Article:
Analyst group Gartner has come out with a very strong Blockchain health warning: that 90% of the current implementations of blockchain technology in the enterprise world are soon going to be so out of date, they’ll all have to be replaced by 2021.
Why will you have to do that? To remain competitive, secure, and to avoid obsolescence. And the reason you’ve ended up in this situation, according to one of its Senior Research Directors, Adrian Lee, speaking to UK IT news site ITPro, is because, “Blockchain platforms are emerging platforms and, at this point, nearly indistinguishable in some cases from core Blockchain technology.”
And as many CIOs have overestimated the capabilities and short-term benefits of the technology to help them achieve their business goals, they’ve ended up “creating unrealistic expectations when assessing offerings from Blockchain platform vendors and service providers”.
For Lee and his team, what’s compounding this challenge is the fact that Blockchain platform vendors typically use messaging that is mostly b.s. – sorry, we’ll read that, again: “does not link to a target buyer’s use cases and business benefits”.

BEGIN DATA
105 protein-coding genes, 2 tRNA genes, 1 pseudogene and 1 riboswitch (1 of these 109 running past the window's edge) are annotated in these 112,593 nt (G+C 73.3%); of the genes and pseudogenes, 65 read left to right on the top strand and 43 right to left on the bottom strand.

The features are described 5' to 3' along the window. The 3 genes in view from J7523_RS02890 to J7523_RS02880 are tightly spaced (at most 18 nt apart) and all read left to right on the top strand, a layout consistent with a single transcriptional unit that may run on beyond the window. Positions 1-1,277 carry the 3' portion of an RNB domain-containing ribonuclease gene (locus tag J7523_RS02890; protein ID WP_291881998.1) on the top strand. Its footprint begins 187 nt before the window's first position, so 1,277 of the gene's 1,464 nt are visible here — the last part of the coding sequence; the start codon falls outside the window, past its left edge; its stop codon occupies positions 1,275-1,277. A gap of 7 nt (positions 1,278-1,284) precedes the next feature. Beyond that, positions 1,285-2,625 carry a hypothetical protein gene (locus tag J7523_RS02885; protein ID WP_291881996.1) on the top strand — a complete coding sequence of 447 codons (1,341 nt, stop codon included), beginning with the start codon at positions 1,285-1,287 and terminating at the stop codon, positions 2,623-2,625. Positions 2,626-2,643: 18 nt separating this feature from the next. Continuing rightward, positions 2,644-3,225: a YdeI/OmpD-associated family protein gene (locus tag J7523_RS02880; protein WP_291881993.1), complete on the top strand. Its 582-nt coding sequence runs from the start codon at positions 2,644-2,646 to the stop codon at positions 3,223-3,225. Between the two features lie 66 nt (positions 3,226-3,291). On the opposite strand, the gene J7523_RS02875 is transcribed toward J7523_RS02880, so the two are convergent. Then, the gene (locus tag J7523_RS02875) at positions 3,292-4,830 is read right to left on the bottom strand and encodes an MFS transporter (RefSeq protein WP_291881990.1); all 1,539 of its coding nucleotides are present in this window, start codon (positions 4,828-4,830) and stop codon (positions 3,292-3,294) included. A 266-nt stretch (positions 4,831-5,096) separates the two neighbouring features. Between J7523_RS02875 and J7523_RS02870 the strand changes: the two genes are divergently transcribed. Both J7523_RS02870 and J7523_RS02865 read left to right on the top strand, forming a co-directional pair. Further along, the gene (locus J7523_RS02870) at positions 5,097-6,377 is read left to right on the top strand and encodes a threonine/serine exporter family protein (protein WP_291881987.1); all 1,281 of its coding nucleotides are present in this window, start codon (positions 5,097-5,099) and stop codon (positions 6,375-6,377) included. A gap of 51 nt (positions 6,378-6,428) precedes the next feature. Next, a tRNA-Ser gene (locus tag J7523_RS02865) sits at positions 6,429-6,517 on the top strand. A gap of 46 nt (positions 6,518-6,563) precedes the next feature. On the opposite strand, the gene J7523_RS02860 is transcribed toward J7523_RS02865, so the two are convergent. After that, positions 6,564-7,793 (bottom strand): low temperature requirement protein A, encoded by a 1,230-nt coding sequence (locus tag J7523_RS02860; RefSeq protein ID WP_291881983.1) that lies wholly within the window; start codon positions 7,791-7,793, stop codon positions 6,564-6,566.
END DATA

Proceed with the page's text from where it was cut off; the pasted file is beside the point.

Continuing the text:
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“For example, ‘transactions’ was the term mentioned the most in relation to Blockchain, followed by ‘secure’ and ‘security.’ While these may be functions of Blockchain-enabling technology, buyers are still confused as to how these functions are achieved, or what benefits Blockchain adds compared to their existing processes.”
“Due to the lack of an industry consensus on product concept, feature set, core application requirements and target market, we do not expect there to be a single dominant blockchain platform within the next five years. Instead, we expect a multi-platform world to emerge,” Lee added.
Nonetheless, because this is the world of Blockchain we’re talking about, the market watchers still expect what it dubs “the business value” the technology will bring to the enterprise world will grow from $176bn in 2025 to a massive $3.1tn by 2030.